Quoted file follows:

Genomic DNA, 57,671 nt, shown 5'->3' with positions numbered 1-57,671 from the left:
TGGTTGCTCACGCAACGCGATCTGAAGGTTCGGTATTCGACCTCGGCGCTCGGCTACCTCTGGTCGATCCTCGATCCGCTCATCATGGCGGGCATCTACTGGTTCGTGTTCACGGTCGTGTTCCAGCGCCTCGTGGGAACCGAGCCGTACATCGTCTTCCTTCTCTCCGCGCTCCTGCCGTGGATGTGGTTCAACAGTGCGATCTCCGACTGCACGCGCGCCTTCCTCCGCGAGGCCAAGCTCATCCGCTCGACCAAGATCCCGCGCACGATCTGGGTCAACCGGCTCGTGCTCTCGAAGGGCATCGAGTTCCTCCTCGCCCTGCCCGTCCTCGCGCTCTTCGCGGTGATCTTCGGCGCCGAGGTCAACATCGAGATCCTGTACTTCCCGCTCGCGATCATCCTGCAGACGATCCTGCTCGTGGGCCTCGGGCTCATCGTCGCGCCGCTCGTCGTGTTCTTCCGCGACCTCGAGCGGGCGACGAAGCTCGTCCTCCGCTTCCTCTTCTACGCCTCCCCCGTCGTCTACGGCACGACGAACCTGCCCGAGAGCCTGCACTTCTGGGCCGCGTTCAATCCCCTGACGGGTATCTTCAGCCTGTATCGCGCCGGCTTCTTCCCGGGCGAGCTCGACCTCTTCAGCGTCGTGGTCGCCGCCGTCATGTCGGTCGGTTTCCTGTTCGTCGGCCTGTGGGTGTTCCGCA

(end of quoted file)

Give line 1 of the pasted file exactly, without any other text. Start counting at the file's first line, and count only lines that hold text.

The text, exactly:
Genomic DNA, 57,671 nt, shown 5'->3' with positions numbered 1-57,671 from the left: